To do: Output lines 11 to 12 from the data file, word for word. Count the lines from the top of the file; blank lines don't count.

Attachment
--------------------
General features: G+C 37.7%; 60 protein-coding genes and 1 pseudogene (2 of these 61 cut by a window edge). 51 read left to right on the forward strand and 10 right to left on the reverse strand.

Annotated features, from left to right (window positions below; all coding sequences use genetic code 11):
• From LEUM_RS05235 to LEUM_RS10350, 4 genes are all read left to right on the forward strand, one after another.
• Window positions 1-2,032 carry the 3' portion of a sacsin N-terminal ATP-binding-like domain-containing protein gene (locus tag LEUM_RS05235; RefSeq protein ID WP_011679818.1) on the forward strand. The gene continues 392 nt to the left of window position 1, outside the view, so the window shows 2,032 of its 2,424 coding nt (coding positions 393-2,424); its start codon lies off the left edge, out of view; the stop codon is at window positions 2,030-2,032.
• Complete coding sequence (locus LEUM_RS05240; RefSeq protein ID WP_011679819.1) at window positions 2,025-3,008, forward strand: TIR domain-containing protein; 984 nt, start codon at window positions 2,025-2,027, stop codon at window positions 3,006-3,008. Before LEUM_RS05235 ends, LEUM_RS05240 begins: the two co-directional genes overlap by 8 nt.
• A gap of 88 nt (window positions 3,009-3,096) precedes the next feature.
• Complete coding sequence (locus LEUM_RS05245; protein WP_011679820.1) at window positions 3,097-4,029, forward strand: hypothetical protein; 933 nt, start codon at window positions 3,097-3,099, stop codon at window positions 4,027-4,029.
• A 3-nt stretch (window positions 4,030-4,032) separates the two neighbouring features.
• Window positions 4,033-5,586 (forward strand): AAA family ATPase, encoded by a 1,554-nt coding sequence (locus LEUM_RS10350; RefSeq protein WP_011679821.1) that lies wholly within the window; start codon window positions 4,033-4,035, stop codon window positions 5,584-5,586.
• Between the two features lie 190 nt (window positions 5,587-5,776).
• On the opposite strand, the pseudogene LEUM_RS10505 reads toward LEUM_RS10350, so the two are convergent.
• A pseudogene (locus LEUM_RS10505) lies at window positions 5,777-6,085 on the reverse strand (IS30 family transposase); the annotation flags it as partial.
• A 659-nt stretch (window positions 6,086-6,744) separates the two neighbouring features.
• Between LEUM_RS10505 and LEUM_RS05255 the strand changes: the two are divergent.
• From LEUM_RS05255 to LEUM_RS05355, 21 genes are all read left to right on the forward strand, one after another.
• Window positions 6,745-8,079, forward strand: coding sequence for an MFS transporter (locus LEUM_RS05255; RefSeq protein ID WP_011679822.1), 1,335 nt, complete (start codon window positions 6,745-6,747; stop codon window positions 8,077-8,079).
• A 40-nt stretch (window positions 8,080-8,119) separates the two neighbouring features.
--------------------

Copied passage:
• On the opposite strand, the pseudogene LEUM_RS10505 reads toward LEUM_RS10350, so the two are convergent.
• A pseudogene (locus LEUM_RS10505) lies at window positions 5,777-6,085 on the reverse strand (IS30 family transposase); the annotation flags it as partial.